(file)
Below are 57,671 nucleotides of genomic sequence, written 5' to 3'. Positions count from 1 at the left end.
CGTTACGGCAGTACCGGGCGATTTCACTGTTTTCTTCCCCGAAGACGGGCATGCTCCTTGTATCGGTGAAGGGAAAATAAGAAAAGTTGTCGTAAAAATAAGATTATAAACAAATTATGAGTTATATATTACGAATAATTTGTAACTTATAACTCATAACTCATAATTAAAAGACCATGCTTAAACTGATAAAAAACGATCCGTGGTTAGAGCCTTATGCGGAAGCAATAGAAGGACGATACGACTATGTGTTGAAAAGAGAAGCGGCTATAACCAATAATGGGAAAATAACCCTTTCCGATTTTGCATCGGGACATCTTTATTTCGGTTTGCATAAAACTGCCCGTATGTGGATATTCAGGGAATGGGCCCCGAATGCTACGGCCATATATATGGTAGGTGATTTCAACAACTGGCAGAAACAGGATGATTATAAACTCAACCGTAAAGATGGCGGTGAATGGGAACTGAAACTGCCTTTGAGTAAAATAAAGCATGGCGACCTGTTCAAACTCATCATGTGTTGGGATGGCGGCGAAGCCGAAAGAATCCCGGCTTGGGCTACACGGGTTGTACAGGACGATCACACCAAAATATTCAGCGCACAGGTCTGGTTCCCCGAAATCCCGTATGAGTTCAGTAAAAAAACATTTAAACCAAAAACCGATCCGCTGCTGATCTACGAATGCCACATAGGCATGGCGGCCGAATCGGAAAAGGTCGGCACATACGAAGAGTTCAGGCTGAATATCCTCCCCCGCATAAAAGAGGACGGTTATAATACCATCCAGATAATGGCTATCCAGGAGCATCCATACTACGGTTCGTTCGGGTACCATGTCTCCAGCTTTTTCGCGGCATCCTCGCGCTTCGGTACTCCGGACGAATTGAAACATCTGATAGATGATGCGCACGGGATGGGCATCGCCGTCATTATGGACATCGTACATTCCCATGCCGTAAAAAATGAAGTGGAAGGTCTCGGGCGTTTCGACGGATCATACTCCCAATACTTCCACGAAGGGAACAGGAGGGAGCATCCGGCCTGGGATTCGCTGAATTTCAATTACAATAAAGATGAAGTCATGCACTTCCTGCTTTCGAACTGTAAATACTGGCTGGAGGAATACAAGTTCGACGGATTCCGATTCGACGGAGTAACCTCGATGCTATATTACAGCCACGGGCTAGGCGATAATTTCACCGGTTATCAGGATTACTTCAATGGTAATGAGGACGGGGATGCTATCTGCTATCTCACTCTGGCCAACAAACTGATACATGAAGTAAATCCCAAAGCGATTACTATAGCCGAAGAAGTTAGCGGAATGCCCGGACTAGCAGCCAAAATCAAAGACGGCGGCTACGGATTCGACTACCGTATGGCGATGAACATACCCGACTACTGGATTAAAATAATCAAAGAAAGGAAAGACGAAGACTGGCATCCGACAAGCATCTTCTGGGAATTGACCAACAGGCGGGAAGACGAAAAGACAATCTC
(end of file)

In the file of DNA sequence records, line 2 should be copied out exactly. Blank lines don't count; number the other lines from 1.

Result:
CGTTACGGCAGTACCGGGCGATTTCACTGTTTTCTTCCCCGAAGACGGGCATGCTCCTTGTATCGGTGAAGGGAAAATAAGAAAAGTTGTCGTAAAAATAAGATTATAAACAAATTATGAGTTATATATTACGAATAATTTGTAACTTATAACTCATAACTCATAATTAAAAGACCATGCTTAAACTGATAAAAAACGATCCGTGGTTAGAGCCTTATGCGGAAGCAATAGAAGGACGATACGACTATGTGTTGAAAAGAGAAGCGGCTATAACCAATAATGGGAAAATAACCCTTTCCGATTTTGCATCGGGACATCTTTATTTCGGTTTGCATAAAACTGCCCGTATGTGGATATTCAGGGAATGGGCCCCGAATGCTACGGCCATATATATGGTAGGTGATTTCAACAACTGGCAGAAACAGGATGATTATAAACTCAACCGTAAAGATGGCGGTGAATGGGAACTGAAACTGCCTTTGAGTAAAATAAAGCATGGCGACCTGTTCAAACTCATCATGTGTTGGGATGGCGGCGAAGCCGAAAGAATCCCGGCTTGGGCTACACGGGTTGTACAGGACGATCACACCAAAATATTCAGCGCACAGGTCTGGTTCCCCGAAATCCCGTATGAGTTCAGTAAAAAAACATTTAAACCAAAAACCGATCCGCTGCTGATCTACGAATGCCACATAGGCATGGCGGCCGAATCGGAAAAGGTCGGCACATACGAAGAGTTCAGGCTGAATATCCTCCCCCGCATAAAAGAGGACGGTTATAATACCATCCAGATAATGGCTATCCAGGAGCATCCATACTACGGTTCGTTCGGGTACCATGTCTCCAGCTTTTTCGCGGCATCCTCGCGCTTCGGTACTCCGGACGAATTGAAACATCTGATAGATGATGCGCACGGGATGGGCATCGCCGTCATTATGGACATCGTACATTCCCATGCCGTAAAAAATGAAGTGGAAGGTCTCGGGCGTTTCGACGGATCATACTCCCAATACTTCCACGAAGGGAACAGGAGGGAGCATCCGGCCTGGGATTCGCTGAATTTCAATTACAATAAAGATGAAGTCATGCACTTCCTGCTTTCGAACTGTAAATACTGGCTGGAGGAATACAAGTTCGACGGATTCCGATTCGACGGAGTAACCTCGATGCTATATTACAGCCACGGGCTAGGCGATAATTTCACCGGTTATCAGGATTACTTCAATGGTAATGAGGACGGGGATGCTATCTGCTATCTCACTCTGGCCAACAAACTGATACATGAAGTAAATCCCAAAGCGATTACTATAGCCGAAGAAGTTAGCGGAATGCCCGGACTAGCAGCCAAAATCAAAGACGGCGGCTACGGATTCGACTACCGTATGGCGATGAACATACCCGACTACTGGATTAAAATAATCAAAGAAAGGAAAGACGAAGACTGGCATCCGACAAGCATCTTCTGGGAATTGACCAACAGGCGGGAAGACGAAAAGACAATCTC